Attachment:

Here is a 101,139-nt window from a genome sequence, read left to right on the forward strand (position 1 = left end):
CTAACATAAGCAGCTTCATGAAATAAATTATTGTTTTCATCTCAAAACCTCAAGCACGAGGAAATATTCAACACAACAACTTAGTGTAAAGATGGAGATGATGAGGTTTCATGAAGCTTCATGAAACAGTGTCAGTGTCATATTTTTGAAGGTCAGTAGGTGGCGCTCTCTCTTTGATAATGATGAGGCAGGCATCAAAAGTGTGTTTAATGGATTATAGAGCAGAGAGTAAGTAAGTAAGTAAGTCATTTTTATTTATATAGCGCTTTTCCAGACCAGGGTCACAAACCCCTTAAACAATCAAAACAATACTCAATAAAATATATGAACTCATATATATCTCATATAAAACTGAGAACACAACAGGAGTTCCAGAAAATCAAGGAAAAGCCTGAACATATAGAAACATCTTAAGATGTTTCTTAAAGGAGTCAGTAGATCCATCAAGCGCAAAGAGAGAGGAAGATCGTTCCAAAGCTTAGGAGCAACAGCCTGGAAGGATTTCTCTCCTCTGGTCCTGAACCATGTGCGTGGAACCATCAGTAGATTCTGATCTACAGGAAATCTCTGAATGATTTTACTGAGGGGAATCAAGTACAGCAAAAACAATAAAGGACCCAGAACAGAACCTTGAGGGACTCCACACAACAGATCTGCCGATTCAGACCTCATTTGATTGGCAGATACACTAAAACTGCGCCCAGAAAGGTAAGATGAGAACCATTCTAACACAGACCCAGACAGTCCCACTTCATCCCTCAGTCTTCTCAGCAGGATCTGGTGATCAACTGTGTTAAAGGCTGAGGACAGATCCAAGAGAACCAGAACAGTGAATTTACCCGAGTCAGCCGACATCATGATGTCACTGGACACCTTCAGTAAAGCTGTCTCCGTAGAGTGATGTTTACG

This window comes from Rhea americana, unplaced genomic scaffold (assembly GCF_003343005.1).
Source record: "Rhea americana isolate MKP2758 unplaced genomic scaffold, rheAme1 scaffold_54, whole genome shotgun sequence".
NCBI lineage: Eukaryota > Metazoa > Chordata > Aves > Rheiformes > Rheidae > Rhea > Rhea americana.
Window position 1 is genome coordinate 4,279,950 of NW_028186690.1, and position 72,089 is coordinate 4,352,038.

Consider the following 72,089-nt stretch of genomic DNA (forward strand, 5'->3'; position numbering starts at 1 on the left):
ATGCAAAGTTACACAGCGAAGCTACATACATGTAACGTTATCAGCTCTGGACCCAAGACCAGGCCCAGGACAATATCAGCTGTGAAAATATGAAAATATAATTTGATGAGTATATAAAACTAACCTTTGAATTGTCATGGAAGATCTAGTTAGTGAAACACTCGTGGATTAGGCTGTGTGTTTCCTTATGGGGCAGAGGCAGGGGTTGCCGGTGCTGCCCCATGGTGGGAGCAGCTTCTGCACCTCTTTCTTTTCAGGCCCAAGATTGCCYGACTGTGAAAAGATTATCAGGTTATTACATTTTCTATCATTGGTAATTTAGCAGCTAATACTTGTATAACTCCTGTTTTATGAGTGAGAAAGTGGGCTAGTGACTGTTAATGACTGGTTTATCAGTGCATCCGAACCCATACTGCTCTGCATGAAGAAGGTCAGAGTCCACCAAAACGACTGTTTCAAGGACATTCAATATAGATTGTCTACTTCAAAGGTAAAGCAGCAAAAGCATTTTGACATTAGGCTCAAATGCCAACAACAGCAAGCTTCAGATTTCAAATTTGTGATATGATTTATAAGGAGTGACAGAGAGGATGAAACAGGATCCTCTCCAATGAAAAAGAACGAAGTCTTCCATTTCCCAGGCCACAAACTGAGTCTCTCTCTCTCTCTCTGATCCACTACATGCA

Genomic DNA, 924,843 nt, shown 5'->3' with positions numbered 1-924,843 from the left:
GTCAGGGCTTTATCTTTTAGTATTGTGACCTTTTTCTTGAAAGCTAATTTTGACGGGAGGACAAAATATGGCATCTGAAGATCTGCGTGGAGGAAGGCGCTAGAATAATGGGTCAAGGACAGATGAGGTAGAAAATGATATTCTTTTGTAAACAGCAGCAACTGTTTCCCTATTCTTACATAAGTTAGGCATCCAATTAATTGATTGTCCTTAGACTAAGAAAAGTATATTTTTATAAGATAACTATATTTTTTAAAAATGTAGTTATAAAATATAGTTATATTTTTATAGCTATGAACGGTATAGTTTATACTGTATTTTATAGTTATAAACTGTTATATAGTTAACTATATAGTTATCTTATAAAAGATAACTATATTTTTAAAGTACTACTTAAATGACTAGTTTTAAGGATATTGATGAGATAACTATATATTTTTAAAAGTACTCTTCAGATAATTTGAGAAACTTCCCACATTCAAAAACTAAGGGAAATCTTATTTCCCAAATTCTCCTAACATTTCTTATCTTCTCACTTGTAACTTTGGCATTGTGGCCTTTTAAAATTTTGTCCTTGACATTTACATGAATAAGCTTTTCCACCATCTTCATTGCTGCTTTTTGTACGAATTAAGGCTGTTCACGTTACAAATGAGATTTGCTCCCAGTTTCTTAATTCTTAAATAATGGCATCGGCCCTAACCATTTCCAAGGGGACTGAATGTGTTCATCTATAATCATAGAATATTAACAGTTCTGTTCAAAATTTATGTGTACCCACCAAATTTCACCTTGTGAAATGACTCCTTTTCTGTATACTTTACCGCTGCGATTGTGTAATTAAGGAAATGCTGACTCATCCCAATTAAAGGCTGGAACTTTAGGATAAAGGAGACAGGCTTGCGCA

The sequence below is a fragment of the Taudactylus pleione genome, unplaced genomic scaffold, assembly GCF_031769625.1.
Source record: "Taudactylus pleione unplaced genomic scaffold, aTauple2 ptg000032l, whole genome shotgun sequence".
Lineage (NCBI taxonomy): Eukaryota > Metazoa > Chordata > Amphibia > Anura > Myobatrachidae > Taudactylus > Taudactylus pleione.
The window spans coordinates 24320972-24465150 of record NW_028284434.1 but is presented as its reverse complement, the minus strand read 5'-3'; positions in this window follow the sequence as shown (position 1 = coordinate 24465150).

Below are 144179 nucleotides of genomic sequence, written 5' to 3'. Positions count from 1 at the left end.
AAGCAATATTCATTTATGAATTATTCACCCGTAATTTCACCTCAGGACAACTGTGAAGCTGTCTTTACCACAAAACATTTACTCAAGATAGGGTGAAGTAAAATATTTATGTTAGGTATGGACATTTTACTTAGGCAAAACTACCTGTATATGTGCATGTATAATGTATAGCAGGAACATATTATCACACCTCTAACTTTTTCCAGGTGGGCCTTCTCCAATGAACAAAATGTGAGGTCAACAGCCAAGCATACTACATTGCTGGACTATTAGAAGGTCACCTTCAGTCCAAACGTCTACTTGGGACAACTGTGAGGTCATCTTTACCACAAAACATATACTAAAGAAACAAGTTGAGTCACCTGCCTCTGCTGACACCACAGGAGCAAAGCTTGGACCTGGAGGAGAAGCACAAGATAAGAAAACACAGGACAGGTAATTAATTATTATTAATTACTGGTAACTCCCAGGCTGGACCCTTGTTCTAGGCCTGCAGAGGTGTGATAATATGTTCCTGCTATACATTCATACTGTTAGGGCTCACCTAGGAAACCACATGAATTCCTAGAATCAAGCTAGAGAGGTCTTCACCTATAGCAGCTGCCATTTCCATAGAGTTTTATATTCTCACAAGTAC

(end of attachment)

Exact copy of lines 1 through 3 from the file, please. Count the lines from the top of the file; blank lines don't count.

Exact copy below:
Here is a 101,139-nt window from a genome sequence, read left to right on the forward strand (position 1 = left end):
CTAACATAAGCAGCTTCATGAAATAAATTATTGTTTTCATCTCAAAACCTCAAGCACGAGGAAATATTCAACACAACAACTTAGTGTAAAGATGGAGATGATGAGGTTTCATGAAGCTTCATGAAACAGTGTCAGTGTCATATTTTTGAAGGTCAGTAGGTGGCGCTCTCTCTTTGATAATGATGAGGCAGGCATCAAAAGTGTGTTTAATGGATTATAGAGCAGAGAGTAAGTAAGTAAGTAAGTCATTTTTATTTATATAGCGCTTTTCCAGACCAGGGTCACAAACCCCTTAAACAATCAAAACAATACTCAATAAAATATATGAACTCATATATATCTCATATAAAACTGAGAACACAACAGGAGTTCCAGAAAATCAAGGAAAAGCCTGAACATATAGAAACATCTTAAGATGTTTCTTAAAGGAGTCAGTAGATCCATCAAGCGCAAAGAGAGAGGAAGATCGTTCCAAAGCTTAGGAGCAACAGCCTGGAAGGATTTCTCTCCTCTGGTCCTGAACCATGTGCGTGGAACCATCAGTAGATTCTGATCTACAGGAAATCTCTGAATGATTTTACTGAGGGGAATCAAGTACAGCAAAAACAATAAAGGACCCAGAACAGAACCTTGAGGGACTCCACACAACAGATCTGCCGATTCAGACCTCATTTGATTGGCAGATACACTAAAACTGCGCCCAGAAAGGTAAGATGAGAACCATTCTAACACAGACCCAGACAGTCCCACTTCATCCCTCAGTCTTCTCAGCAGGATCTGGTGATCAACTGTGTTAAAGGCTGAGGACAGATCCAAGAGAACCAGAACAGTGAATTTACCCGAGTCAGCCGACATCATGATGTCACTGGACACCTTCAGTAAAGCTGTCTCCGTAGAGTGATGTTTACG

This window comes from Rhea americana, unplaced genomic scaffold (assembly GCF_003343005.1).